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HTTPS Inspection FAQ

Solution ID: sk65123
Product: HTTPS Inspection
Version: R75.20
OS: SecurePlatform
Platform / Model: All
Date Created: 04-Aug-2011
Last Modified: 12-Mar-2014
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Which software blades support HTTPS inspection?

A: Data Loss Prevention (DLP), Anti Virus, Anti-Bot, Application Control, URL Filtering, Threat Emulation and IPS.

Does HTTPS inspection require a license? Is it a software blade?

A: HTTPS inspection is not a blade and does not require a license. It is included free of charge with other blades.

Are there legal implications to enabling HTTPS inspection in my organization?

A: There may be privacy and legal regulations on the use of this feature depending on the country in which you are located. Please review your local laws and regulations.

Has Check Point cracked HTTPS? Could an attacker do this?

A: Check Point has not cracked HTTPS or SSL. HTTPS is regarded secure and is not known to have been cracked.

For HTTPS traffic inspection, Security Gateways must examine the data as clear text. Encrypted data sent by a client to a web server is:

1. Intercepted by the Security Gateway and decrypted.

2. Inspected by the blades set in the policy.

3. Encrypted again and sent to the designated web server.

The Security Gateway acts as an intermediary between the client computer and the secure web site.
The Security Gateway behaves as the client with the server and as the server with the client using certificates.

Why do I get certificate warnings in the browser after turning on HTTPS inspection?

A: A dedicated CA signs certificates, and the Security Gateway presents these certificates to the client.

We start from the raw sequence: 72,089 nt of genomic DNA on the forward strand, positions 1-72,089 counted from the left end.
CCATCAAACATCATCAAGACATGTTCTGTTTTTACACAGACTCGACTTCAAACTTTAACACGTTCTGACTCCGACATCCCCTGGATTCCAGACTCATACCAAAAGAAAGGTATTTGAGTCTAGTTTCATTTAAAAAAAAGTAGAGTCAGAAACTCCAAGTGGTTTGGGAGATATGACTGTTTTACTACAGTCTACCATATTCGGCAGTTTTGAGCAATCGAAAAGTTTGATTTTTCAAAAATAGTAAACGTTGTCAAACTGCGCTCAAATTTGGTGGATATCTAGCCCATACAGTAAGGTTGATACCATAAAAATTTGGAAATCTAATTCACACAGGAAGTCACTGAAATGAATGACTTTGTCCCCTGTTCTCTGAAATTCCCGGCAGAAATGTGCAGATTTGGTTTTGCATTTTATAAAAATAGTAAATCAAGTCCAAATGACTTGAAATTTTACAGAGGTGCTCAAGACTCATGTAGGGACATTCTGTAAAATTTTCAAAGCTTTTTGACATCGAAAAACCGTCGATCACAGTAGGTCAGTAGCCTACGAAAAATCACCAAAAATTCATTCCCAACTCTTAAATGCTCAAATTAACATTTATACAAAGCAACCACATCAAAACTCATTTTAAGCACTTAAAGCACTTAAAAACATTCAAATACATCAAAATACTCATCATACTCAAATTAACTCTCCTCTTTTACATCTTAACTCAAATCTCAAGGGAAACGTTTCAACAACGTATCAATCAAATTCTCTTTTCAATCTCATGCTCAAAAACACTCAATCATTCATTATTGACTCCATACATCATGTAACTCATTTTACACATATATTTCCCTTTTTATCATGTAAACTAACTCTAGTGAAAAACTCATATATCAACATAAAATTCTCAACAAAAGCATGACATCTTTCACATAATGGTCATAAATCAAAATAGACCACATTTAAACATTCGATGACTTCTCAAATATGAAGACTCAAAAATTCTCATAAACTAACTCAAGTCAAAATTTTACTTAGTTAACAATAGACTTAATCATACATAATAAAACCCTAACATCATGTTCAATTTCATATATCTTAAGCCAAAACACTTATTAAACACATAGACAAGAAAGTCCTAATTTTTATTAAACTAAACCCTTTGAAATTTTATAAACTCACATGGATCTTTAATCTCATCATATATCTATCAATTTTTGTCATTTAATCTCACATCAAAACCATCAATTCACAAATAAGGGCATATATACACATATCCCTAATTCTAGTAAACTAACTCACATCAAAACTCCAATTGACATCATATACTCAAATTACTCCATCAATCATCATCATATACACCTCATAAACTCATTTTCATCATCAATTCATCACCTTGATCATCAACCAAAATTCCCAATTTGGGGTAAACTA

Before the user installs that CA certificate, any site accessed by the browser will produce warnings.

How can I make PCs trust the gateway's CA certificate?

A: To make the PC trust the gateway CA certificate:

1. Export the CA certificate from the SmartDashboard (on the HTTPS Inspection window of the Security Gateway, or on the HTTPS Inspection > Gateways pane).

2. Install the certificate on the user's PC:

Manually put the certificate file in the user's PC. Click the file and follow the wizard instructions to add the certificate to the trusted root certificates repository on client machines.

Use GPO or group policy to distibute the certificate to a large group of users. See the documentation for more details.

Does HTTPS inspection use the Security Management server's Internal CA to issue certificates?

A: No. HTTPS Inspection uses a dedicated CA.

Is there a performance impact when enabling HTTPS inspection on the gateway?

A: HTTPS inspection requires the Security Gateway to perform extra SSL work:

- SSL handshake with the secure web site and with the client browser.

- Decrypt & re-encrypt all SSL traffic, to be able to inspect it.

This has some performance impact on SSL capacity and latency, but in normal situations the end user should not be aware of it.

Why are Extended Validation (EV) certificates displayed as regular certificates in the browser?

A: When HTTPS Inspection is used, the browser sees server certificates, signed by the gateway, rather than by the original trusted CA. To get the EV indication in the browser, the server certificate must be signed by a specially-designated Certificate Authority. The list of those CA certificates is hard-coded into the browser, and cannot be modified by the user.

How are the CAs in the list of Trusted CAs chosen? Is the list updated?

A: The list of certificate authorities is taken from the Windows system stores. It is updated according to Microsoft updates.

Does HTTPS Inspection check for CRLs? What about OCSP?